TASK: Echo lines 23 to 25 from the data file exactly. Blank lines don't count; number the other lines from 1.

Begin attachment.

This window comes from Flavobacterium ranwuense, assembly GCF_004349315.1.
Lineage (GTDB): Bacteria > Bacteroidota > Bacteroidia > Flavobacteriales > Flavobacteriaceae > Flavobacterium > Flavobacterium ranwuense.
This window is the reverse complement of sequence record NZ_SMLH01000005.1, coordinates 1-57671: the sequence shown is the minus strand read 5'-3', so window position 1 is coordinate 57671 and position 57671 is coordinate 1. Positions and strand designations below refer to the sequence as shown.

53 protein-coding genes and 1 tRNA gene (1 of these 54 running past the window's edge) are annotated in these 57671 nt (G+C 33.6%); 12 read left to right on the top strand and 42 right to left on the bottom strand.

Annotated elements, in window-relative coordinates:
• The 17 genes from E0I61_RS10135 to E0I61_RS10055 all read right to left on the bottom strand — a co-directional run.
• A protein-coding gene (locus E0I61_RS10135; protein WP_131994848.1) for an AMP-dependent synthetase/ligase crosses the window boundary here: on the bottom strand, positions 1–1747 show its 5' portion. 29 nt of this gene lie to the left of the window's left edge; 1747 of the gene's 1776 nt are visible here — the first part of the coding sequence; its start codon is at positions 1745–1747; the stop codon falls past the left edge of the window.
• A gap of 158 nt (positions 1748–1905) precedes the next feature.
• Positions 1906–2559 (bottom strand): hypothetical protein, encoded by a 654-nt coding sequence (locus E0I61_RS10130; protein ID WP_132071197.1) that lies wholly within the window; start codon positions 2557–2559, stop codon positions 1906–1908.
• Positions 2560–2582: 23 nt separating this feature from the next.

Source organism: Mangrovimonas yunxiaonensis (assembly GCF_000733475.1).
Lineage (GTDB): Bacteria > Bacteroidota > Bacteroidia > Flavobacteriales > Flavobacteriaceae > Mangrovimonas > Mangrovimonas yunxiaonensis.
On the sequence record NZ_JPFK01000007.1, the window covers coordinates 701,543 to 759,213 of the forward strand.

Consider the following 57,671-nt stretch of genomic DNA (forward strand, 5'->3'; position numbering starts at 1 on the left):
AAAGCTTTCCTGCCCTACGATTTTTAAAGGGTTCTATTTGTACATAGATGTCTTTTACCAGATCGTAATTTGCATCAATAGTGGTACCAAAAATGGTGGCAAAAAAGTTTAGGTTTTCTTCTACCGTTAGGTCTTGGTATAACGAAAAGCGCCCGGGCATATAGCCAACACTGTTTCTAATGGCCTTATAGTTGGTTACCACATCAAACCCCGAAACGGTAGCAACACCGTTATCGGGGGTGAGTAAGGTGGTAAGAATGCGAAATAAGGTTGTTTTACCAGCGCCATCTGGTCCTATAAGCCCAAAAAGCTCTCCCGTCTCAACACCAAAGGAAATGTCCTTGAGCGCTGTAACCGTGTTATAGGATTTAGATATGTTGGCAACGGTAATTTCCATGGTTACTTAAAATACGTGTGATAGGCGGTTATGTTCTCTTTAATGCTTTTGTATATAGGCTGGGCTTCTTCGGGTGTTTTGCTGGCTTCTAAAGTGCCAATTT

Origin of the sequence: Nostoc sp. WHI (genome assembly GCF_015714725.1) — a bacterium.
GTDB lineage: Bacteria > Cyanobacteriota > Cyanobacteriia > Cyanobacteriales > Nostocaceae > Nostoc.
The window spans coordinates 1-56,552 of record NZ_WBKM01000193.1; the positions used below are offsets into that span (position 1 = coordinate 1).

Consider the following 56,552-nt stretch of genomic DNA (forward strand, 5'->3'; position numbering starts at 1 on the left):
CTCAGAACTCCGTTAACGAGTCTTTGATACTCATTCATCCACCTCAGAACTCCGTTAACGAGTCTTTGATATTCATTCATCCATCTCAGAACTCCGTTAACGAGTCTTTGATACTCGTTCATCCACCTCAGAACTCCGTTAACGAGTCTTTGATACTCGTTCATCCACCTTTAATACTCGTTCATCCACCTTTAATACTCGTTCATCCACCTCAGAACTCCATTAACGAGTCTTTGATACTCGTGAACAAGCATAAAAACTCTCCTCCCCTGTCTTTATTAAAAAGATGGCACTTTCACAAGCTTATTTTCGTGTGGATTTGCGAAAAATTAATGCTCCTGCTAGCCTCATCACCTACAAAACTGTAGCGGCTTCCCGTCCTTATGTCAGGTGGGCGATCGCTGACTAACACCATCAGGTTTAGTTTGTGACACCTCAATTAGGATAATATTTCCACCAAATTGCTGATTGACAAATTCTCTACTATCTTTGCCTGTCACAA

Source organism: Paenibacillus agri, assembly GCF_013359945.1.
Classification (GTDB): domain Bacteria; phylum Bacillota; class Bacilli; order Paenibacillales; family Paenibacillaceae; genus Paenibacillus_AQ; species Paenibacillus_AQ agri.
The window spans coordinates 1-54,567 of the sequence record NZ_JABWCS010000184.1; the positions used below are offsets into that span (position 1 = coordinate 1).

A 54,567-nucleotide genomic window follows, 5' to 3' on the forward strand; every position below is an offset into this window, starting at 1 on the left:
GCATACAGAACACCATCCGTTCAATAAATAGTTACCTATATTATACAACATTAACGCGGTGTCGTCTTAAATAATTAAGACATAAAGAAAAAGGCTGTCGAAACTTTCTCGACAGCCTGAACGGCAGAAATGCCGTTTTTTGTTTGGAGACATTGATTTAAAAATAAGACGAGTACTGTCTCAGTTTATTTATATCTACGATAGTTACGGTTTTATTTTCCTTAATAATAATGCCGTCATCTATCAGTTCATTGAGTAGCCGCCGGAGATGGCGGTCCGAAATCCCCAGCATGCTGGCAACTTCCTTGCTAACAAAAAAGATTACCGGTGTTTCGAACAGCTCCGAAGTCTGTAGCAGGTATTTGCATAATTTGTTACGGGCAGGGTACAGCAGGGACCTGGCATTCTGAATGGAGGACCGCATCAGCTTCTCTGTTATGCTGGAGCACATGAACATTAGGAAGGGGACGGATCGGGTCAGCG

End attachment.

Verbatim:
The window spans coordinates 1-54,567 of the sequence record NZ_JABWCS010000184.1; the positions used below are offsets into that span (position 1 = coordinate 1).

A 54,567-nucleotide genomic window follows, 5' to 3' on the forward strand; every position below is an offset into this window, starting at 1 on the left:
GCATACAGAACACCATCCGTTCAATAAATAGTTACCTATATTATACAACATTAACGCGGTGTCGTCTTAAATAATTAAGACATAAAGAAAAAGGCTGTCGAAACTTTCTCGACAGCCTGAACGGCAGAAATGCCGTTTTTTGTTTGGAGACATTGATTTAAAAATAAGACGAGTACTGTCTCAGTTTATTTATATCTACGATAGTTACGGTTTTATTTTCCTTAATAATAATGCCGTCATCTATCAGTTCATTGAGTAGCCGCCGGAGATGGCGGTCCGAAATCCCCAGCATGCTGGCAACTTCCTTGCTAACAAAAAAGATTACCGGTGTTTCGAACAGCTCCGAAGTCTGTAGCAGGTATTTGCATAATTTGTTACGGGCAGGGTACAGCAGGGACCTGGCATTCTGAATGGAGGACCGCATCAGCTTCTCTGTTATGCTGGAGCACATGAACATTAGGAAGGGGACGGATCGGGTCAGCG